Catherine Cookson has been a well-known name in the historical romance genre for many years. In her long life she produced over a hundred novels set in various times and covering a wide range of social issues. In fact, you’d be hard pressed to find one she hasn’t touched upon at some point. It is with some embarrassment then that I admit that I have not read a single one of them, but I have seen each of the adaptations. I was introduced to them by getting several of the productions free with a newspaper back when that was a thing. I found that I rather enjoyed them.
After doing a little research, it appeared that many had been adapted over the years. Some of which the author approved of, others that were less well-received. A lot of these adaptations are decades old now, often starring actors in early roles that are famous today. Sean Bean, Janet Mcteer, Robson Green, Catherine Zeta Jones, Tara Fitzgerald, Samantha Bond, Jack Davenport, Emilia Fox, Ciaran Hinds and Nathaniel Parker to name just a few. More recently, I bought the entire box set and have now seen all 23. So without further ado, I present to you my top ten in no particular order:
Top Ten Catherine Cookson Dramas
(No Particular Order)
#1: The Black Candle
This is certainly one of her darker stories. There are two main characters, Joe who marries a woman already pregnant with another man’s child and Bridget, a successful business woman. The two are unlikely friends. When Joe’s wastrel brother is murdered by a man who both main characters have ties with, Joe is accused of the murder due to a few thoughtless words. Bridget sets out to prove his innocence, never imagining how close she is is to the real killer.
#2: A Dinner of Herbs Part 1
The story begins as a friendship between three friends, Roddy, Hal and Mary, each cared for in some way by a kindly herb woman in their village. As they grow up, love, pride and suspicion tears them apart. Two eventually reunite despite the malevolent efforts of darker forces responsible for the death of both Hal’s father and Roddy’s. I found part 2 to be less good.
#3: The Glass Virgin
Little Annabella La Grange appears to have everything as the daughter of two rich factory owners, but she is lonely. Her only friend is Manuel (Brendan Coyle of Downton Abbey), a young Italian groom, who is several years older than her. However, due to not one but two revelations about her parentage she runs away from home in the company of the reluctant Manuel. Love blossoms on the road as they try to make their way in the world, but her adoptive parents will not let her go so easily.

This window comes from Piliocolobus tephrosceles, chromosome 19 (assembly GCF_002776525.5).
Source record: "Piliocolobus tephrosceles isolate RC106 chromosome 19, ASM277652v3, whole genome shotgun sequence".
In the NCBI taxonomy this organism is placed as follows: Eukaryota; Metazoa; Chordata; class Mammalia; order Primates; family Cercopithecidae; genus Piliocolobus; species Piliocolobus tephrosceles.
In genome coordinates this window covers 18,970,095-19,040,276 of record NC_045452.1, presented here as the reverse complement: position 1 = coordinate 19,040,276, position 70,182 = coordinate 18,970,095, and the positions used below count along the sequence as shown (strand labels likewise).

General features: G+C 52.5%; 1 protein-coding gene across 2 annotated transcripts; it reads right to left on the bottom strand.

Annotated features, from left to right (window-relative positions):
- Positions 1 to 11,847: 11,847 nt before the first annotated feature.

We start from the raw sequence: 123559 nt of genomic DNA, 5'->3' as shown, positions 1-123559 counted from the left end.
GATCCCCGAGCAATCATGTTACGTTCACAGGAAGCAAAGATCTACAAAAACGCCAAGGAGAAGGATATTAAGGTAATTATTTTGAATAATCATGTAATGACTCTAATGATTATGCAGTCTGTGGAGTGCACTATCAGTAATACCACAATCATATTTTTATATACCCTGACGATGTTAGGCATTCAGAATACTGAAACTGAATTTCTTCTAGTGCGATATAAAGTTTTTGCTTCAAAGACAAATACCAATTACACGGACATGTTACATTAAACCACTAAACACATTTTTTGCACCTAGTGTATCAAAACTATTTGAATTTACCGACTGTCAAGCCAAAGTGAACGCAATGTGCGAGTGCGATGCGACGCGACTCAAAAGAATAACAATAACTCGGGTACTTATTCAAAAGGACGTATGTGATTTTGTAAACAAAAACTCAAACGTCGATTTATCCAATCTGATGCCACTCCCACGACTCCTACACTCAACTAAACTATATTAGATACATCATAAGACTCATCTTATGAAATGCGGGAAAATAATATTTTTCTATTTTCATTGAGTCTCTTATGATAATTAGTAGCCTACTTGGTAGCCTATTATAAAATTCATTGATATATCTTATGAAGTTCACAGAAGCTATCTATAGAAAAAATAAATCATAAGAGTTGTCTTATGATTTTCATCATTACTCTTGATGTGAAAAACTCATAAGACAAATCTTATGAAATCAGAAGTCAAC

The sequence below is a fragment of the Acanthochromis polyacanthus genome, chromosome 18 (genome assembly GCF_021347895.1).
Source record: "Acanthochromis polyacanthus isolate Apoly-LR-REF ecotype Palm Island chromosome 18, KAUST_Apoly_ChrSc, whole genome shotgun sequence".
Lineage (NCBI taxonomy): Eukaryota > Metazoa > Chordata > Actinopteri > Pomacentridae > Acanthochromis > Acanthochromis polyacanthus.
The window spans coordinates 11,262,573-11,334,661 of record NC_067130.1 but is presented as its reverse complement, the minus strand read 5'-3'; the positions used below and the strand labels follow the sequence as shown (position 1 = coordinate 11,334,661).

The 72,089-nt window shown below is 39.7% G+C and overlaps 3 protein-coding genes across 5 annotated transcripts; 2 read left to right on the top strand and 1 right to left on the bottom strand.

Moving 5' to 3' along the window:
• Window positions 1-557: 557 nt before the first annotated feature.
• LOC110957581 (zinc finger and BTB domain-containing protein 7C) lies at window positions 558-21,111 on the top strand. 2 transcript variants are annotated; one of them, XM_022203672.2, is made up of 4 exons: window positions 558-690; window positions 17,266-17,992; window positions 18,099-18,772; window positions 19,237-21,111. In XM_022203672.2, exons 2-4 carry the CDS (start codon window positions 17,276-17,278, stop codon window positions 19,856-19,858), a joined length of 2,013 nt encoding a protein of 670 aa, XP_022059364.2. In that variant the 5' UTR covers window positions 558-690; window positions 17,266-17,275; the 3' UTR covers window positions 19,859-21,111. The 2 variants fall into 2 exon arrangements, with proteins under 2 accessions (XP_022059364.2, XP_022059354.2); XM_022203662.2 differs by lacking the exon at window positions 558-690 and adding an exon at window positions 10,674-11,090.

#4: The Cinder Path
Charlie is an educated and gentle natured young man with an abusive father who is grooming him to take on the farm after his death, something which he is in no way cut out for. He is charmed into marrying Victoria, a selfish and promiscuous woman whose family is well connected. Through this he is completely unaware that her younger sister, Nellie , the kinder and worthier of the two harbours a secret love for him. A few years later the First World War begins and Charlie leaves a miserable home life behind to go to the front. During the brief periods of leave afforded him, he rekindles his friendship with Nellie.
#5: The Rag Nymph
After she loses her mother at a young age, Millie is taken in by Rag Aggie, a rag and bone woman who is short tempered as she is protective. She learns to love living with Annie and Ben, a fellow orphan under Aggie’s wing and a hunchback. Living close to a brothel run by a dangerous man who notices her beauty, she must watch her step or ‘disappear’ as many pretty girls like her have before. Meanwhile, Ben is secretly in love with her but despairs that she could ever return his love. If I had to choose a favourite it would be this one.
#6: The Girl
An ill woman and her young daughter visit the house of a rich land owner. She knew him in the past and tells him he is the father of her daughter. She leaves the girl with him and dies soon after. The land owner, not being an unkind man decides to raise the girl to his wife’s horror. She is cruel to the child, beating her and keeping her separated from her own children. Despite this, Hannah grows up to be a well educated and sought after young woman. However, when her father dies abruptly his wife forces Hannah into a marriage she does not want. All is not lost as Hannah finds love with another man who she has known since she came to the village as a child.
#7: The Round Tower
In the fifties Vanessa, a lonely young woman with superficial and upwardly mobile parents, falls pregnant and will not say who the father is. It is assumed that a friend of hers, Angus, a young overseer at her father’s factory is responsible. He is fired and she is thrown out. She tries to live on her own but struggles. Partly out of genuine affection for her and spite for her parents, he offers to marry her. At the end of her rope, she accepts him. Despite the disapproval of everyone around them, they begin to form a close bond that needs to withstand all the odds stacked against them.